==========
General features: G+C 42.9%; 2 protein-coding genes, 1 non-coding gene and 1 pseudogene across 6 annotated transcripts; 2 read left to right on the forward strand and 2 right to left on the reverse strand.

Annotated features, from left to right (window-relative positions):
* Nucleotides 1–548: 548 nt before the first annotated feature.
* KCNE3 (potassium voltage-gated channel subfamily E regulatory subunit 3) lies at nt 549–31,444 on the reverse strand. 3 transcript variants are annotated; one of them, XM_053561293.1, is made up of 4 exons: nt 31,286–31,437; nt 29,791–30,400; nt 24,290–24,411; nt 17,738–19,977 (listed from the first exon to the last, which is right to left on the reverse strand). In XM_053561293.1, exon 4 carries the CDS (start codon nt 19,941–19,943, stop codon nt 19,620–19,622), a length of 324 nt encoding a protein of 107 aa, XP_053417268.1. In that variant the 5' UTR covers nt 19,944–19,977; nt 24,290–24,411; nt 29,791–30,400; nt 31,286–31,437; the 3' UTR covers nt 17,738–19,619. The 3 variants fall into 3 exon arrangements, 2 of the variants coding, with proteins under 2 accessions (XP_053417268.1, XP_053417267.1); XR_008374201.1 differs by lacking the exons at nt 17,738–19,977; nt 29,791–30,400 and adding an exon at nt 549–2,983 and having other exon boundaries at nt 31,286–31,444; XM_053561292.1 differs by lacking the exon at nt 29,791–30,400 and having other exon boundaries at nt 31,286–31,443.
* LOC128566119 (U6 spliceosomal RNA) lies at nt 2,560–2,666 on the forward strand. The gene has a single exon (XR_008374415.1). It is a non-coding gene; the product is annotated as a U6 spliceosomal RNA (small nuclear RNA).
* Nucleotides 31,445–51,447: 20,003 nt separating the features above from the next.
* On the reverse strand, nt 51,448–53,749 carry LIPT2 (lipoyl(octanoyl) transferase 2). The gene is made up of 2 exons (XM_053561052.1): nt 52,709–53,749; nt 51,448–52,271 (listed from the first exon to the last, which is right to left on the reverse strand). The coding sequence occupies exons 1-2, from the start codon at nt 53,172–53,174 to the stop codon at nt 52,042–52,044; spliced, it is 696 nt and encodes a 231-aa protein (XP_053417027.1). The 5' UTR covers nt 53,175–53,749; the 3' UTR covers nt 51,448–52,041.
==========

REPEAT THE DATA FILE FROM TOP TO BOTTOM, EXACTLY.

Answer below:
General features: G+C 42.9%; 2 protein-coding genes, 1 non-coding gene and 1 pseudogene across 6 annotated transcripts; 2 read left to right on the forward strand and 2 right to left on the reverse strand.

Annotated features, from left to right (window-relative positions):
* Nucleotides 1–548: 548 nt before the first annotated feature.
* KCNE3 (potassium voltage-gated channel subfamily E regulatory subunit 3) lies at nt 549–31,444 on the reverse strand. 3 transcript variants are annotated; one of them, XM_053561293.1, is made up of 4 exons: nt 31,286–31,437; nt 29,791–30,400; nt 24,290–24,411; nt 17,738–19,977 (listed from the first exon to the last, which is right to left on the reverse strand). In XM_053561293.1, exon 4 carries the CDS (start codon nt 19,941–19,943, stop codon nt 19,620–19,622), a length of 324 nt encoding a protein of 107 aa, XP_053417268.1. In that variant the 5' UTR covers nt 19,944–19,977; nt 24,290–24,411; nt 29,791–30,400; nt 31,286–31,437; the 3' UTR covers nt 17,738–19,619. The 3 variants fall into 3 exon arrangements, 2 of the variants coding, with proteins under 2 accessions (XP_053417268.1, XP_053417267.1); XR_008374201.1 differs by lacking the exons at nt 17,738–19,977; nt 29,791–30,400 and adding an exon at nt 549–2,983 and having other exon boundaries at nt 31,286–31,444; XM_053561292.1 differs by lacking the exon at nt 29,791–30,400 and having other exon boundaries at nt 31,286–31,443.
* LOC128566119 (U6 spliceosomal RNA) lies at nt 2,560–2,666 on the forward strand. The gene has a single exon (XR_008374415.1). It is a non-coding gene; the product is annotated as a U6 spliceosomal RNA (small nuclear RNA).
* Nucleotides 31,445–51,447: 20,003 nt separating the features above from the next.
* On the reverse strand, nt 51,448–53,749 carry LIPT2 (lipoyl(octanoyl) transferase 2). The gene is made up of 2 exons (XM_053561052.1): nt 52,709–53,749; nt 51,448–52,271 (listed from the first exon to the last, which is right to left on the reverse strand). The coding sequence occupies exons 1-2, from the start codon at nt 53,172–53,174 to the stop codon at nt 52,042–52,044; spliced, it is 696 nt and encodes a 231-aa protein (XP_053417027.1). The 5' UTR covers nt 53,175–53,749; the 3' UTR covers nt 51,448–52,041.